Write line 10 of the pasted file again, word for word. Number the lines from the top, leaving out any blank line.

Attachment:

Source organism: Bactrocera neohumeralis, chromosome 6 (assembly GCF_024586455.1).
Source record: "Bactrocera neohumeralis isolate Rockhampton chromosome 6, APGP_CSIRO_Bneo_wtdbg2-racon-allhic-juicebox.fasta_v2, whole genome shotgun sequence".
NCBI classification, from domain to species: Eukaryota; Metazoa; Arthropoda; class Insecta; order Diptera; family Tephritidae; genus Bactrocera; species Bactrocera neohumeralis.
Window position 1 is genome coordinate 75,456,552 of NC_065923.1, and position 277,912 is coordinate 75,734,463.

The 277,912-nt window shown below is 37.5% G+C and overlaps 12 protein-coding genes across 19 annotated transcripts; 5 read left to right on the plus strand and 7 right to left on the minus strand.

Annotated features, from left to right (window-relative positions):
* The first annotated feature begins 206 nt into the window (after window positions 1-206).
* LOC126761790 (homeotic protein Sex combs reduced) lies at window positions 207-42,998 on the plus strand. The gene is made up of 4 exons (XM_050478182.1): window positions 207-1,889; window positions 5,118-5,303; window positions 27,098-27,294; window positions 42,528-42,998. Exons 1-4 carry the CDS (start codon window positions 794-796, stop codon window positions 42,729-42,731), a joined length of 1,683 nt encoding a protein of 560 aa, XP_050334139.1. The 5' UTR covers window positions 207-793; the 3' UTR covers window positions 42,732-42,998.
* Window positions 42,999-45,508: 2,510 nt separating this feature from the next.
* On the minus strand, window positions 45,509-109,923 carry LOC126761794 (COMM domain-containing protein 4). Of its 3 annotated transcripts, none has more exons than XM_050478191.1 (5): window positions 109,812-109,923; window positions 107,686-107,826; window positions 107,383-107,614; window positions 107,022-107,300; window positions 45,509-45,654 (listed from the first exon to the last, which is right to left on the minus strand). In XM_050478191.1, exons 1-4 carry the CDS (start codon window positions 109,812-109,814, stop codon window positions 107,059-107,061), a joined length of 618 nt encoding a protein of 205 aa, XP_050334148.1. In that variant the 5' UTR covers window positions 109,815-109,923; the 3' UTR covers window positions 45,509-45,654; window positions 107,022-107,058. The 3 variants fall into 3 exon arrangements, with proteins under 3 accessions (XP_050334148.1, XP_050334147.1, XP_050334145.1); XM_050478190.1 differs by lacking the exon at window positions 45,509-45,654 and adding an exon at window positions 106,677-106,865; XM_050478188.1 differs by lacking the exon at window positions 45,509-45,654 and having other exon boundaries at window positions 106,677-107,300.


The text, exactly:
* On the minus strand, window positions 45,509-109,923 carry LOC126761794 (COMM domain-containing protein 4). Of its 3 annotated transcripts, none has more exons than XM_050478191.1 (5): window positions 109,812-109,923; window positions 107,686-107,826; window positions 107,383-107,614; window positions 107,022-107,300; window positions 45,509-45,654 (listed from the first exon to the last, which is right to left on the minus strand). In XM_050478191.1, exons 1-4 carry the CDS (start codon window positions 109,812-109,814, stop codon window positions 107,059-107,061), a joined length of 618 nt encoding a protein of 205 aa, XP_050334148.1. In that variant the 5' UTR covers window positions 109,815-109,923; the 3' UTR covers window positions 45,509-45,654; window positions 107,022-107,058. The 3 variants fall into 3 exon arrangements, with proteins under 3 accessions (XP_050334148.1, XP_050334147.1, XP_050334145.1); XM_050478190.1 differs by lacking the exon at window positions 45,509-45,654 and adding an exon at window positions 106,677-106,865; XM_050478188.1 differs by lacking the exon at window positions 45,509-45,654 and having other exon boundaries at window positions 106,677-107,300.